I had Leika euthanized today. Her heart stopped beating on October 3, 2009 4:03pm EST.
She made it to sixteen. Just barely, but she made it. I guess that’s a ripe old age for a dog. 16 x 7 = 112.
I apologize to everyone who should have gotten the chance to say goodbye.
If you read the blog before this one you know that she was sick last weekend. I gave her some table scraps. Very few, but still. She got sick but then got better. I live on the 2nd floor and the only way to get to terra firma is down the cement, horizontal slat stairs.
Anyway, she was able to go up and down the steps this week. Friday night I got home from work and she was a bit shaky, but managing. This morning, Saturday morning, same thing but … something was off. She didn’t seem to be in pain, but she was walking stiffly. Not in pain, as far as I could tell but not in great shape.
Last night, Friday night, I put the leash on and we went on to the landing. She walked to the top of one flight of stairs, looked at it and turned around. I nudged her toward the opposing stairs, same thing. She looked at them, turned around walked back to our door, stopping mid way to relieve herself right there on the landing.
Getting desperate, was I.
Ever since last weekend I’ve been trying to brainstorm some way to easily carry her up and down the stairs. She wouldn’t let me lift her, bodily, and I’ve been afraid to hear another shriek of pain even though she wasn’t having stomach issues any more. I’ve been looking at things online. Looked for a plastic kennel that I could carry, maybe. Big duffel bags. And this morning I set my mind to it. I’m part engineer and when I set my mind to solving a problem, it usually gets solved.
I looked for giant duffels at Full Metal Jacket in Alexandria. Nothing. But there was a Chesapeake Bay Retriever in the store who followed me around and insisted that I pet him/her. Such clear, big, brown soulful eyes. That made me more determined to do right by Leika.
I went to REI. None of the fancy backpack bags were big enough. Eventually, a young woman asked if I needed help. I said no at first and then I said, “Okay, I’ve got a strange question for you.”
I told her about my situation and that I was trying to find a way to carry an old, infirmed dog. She listened, commiserated where appropriate. I expected a blank expression and sincere but misguided help from her. But she said that she used to carry and/or lift her dog into her tree house. I was like, “Of all the people I could have asked for help, I got you. Is that lucky or what?”
I walked out with a XXXL REI duffel bag and a self-inflating sleeping pad that would fit inside for support. Of course, the only problem was how to get Leika to sit in it.
I stopped at Safeway on the way home and picked up some dog food. Forgot the snacks like a dummy.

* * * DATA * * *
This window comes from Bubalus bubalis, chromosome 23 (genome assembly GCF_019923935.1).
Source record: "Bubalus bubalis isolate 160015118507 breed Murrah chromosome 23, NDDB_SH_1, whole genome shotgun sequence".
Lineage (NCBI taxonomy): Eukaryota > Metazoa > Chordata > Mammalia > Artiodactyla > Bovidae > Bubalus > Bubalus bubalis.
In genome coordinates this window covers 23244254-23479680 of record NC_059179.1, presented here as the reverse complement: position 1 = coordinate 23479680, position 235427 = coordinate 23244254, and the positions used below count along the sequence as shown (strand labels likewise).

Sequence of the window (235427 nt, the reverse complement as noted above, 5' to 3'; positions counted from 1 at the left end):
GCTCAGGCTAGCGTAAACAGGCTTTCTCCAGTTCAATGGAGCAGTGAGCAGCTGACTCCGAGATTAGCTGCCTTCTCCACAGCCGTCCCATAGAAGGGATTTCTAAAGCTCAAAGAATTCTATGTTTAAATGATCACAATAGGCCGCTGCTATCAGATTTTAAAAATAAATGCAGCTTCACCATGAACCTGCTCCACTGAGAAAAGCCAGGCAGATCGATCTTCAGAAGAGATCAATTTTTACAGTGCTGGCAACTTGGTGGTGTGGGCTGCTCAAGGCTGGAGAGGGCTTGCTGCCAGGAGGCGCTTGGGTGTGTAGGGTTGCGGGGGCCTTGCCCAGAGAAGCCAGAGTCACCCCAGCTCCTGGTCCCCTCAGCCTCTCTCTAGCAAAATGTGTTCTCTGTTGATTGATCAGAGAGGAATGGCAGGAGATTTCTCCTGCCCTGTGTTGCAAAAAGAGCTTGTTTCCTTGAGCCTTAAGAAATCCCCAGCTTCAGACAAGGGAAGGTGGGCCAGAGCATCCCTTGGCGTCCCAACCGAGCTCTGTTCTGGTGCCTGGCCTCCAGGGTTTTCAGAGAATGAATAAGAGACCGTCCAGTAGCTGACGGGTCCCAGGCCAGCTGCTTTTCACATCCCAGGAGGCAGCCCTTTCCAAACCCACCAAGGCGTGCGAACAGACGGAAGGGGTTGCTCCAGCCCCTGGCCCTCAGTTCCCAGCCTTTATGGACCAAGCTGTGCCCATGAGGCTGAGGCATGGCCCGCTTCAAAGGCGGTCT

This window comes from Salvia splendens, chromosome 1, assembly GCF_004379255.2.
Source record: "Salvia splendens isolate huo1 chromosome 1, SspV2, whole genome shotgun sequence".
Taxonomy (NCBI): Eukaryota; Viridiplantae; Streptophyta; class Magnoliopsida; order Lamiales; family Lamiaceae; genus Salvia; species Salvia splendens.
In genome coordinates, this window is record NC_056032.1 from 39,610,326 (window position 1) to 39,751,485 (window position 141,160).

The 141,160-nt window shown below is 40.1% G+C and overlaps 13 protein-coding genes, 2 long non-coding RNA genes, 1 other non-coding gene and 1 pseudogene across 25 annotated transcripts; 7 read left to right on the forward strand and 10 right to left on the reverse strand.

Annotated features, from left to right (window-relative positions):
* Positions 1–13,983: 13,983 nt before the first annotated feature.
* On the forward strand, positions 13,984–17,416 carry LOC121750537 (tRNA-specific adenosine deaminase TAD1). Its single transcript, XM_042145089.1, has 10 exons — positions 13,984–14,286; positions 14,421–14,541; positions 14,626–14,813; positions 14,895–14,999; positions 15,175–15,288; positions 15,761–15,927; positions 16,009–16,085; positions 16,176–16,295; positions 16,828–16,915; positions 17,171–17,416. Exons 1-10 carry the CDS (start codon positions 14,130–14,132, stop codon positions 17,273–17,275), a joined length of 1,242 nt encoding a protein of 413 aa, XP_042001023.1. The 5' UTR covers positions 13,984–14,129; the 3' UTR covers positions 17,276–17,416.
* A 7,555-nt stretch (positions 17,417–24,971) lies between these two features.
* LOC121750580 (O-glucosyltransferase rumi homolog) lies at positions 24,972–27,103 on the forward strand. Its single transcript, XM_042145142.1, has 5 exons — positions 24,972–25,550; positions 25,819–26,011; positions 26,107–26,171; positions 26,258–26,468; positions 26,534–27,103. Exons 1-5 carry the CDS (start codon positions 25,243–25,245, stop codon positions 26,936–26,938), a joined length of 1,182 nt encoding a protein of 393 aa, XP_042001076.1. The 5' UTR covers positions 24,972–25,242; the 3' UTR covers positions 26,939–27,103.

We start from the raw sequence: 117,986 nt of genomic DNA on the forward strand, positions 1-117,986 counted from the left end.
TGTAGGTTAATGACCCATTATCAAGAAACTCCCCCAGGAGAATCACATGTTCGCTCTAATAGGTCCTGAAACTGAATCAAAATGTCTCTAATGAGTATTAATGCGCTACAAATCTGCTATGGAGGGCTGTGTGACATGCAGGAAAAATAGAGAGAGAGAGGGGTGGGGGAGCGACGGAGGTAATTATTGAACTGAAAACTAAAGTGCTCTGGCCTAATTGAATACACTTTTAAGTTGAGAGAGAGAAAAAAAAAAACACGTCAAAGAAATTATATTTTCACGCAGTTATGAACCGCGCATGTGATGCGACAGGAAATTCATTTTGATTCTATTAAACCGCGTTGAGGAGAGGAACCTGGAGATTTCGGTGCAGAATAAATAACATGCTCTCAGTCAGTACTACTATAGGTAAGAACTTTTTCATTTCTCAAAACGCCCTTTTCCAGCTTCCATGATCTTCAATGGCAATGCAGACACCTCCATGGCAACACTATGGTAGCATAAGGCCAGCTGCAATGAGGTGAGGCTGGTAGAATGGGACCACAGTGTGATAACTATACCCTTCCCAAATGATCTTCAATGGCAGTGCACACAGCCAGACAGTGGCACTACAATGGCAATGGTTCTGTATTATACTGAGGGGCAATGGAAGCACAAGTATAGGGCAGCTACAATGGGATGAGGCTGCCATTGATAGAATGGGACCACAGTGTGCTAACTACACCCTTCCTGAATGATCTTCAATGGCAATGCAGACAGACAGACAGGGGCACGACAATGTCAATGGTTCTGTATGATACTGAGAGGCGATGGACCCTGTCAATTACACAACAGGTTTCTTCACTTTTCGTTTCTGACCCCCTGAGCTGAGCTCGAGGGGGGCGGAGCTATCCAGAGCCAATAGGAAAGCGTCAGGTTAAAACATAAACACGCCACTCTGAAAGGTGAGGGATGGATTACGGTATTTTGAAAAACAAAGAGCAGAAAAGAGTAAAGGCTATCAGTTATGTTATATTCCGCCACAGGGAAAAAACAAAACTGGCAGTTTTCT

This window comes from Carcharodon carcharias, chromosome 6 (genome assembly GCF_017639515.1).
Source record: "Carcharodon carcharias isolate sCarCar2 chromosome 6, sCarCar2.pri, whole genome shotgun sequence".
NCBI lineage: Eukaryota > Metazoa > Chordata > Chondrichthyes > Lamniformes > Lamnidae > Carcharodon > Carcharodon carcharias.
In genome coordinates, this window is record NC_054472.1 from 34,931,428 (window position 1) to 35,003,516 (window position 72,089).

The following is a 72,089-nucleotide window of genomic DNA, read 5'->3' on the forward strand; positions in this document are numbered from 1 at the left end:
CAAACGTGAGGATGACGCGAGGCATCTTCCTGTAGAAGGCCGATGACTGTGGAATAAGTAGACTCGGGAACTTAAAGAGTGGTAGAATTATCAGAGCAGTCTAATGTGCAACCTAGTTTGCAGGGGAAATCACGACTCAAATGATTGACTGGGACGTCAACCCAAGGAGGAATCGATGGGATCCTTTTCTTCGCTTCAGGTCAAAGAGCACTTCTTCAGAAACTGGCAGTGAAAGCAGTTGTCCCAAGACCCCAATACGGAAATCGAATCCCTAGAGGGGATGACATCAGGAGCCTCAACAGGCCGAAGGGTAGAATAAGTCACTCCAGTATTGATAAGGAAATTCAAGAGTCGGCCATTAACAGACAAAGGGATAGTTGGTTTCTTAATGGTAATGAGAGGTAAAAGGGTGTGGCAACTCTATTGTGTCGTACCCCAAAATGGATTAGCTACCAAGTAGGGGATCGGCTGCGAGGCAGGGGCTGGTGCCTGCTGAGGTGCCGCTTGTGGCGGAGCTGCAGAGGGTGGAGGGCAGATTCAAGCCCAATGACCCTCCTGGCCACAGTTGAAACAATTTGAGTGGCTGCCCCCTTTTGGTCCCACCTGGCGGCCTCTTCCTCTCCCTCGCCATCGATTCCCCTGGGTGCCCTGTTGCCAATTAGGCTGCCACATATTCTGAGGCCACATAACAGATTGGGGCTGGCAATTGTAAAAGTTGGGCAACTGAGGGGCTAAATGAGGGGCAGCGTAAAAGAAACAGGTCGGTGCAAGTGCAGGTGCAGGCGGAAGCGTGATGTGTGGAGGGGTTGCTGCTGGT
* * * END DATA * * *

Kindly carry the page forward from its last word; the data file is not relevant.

When I got home, Leika was laying there, but she didn’t get up. When she did get up it was evident that she didn’t have full control of her legs. She could stand but walking was a chore. She was previously diagnosed with having a possible brain or spinal tumor. Ever since her illness last weekend, the neurological issues seem to have been exacerbated.
Usually when I open the patio screen she charges out. Or she walks purposefully out, if she’s sore or stiff. Today, she started to walk out but it was like her legs locked up on her. So she just sat down because that’s all she could do.
And that was it. No way in hell she could do stairs. She couldn’t even support herself to go to the bathroom. And she whined once in frustration, I think.
I called the vet and asked about euthanizing her. There was nothing I could do to help her, to fix her.
Ultimately, the tarp trick worked to lift her into the giant, padded duffel. It worked perfectly.
When I bought this stuff today, I thought I would just be helping her to avoid the stairs and that we would have months if not a few more aging, slow years together. I didn’t think it would be for her final voyage.
I was there at the end. Something I had promised to do and was kind of afraid that some circumstance would arrive that would prevent me from being there for her. But I was there. It was quiet and peaceful. As always, the staff at Sacramento Veterinary Hospital were professional and compassionate and helpful.
Fourteen and a half years of friendship. We’ve driven across the country between the Bay Area to Baltimore together three times. When she stayed with my grandmother and aunt in Baltimore, I would drive up every weekend to pick her up. Then drive back to drop her off. Because I had promised her long ago (I was the third person to adopt her) that I would never abandon her. Yes, I did actually make a promise to a dog. Word is bond.
It’s so quiet. So empty. I keep expecting her to be in the other room. To see her tomorrow. It’s surreal. An hour ago she was here. An hour later … she’s gone.
No more leashes.
No more collars.
No more fences.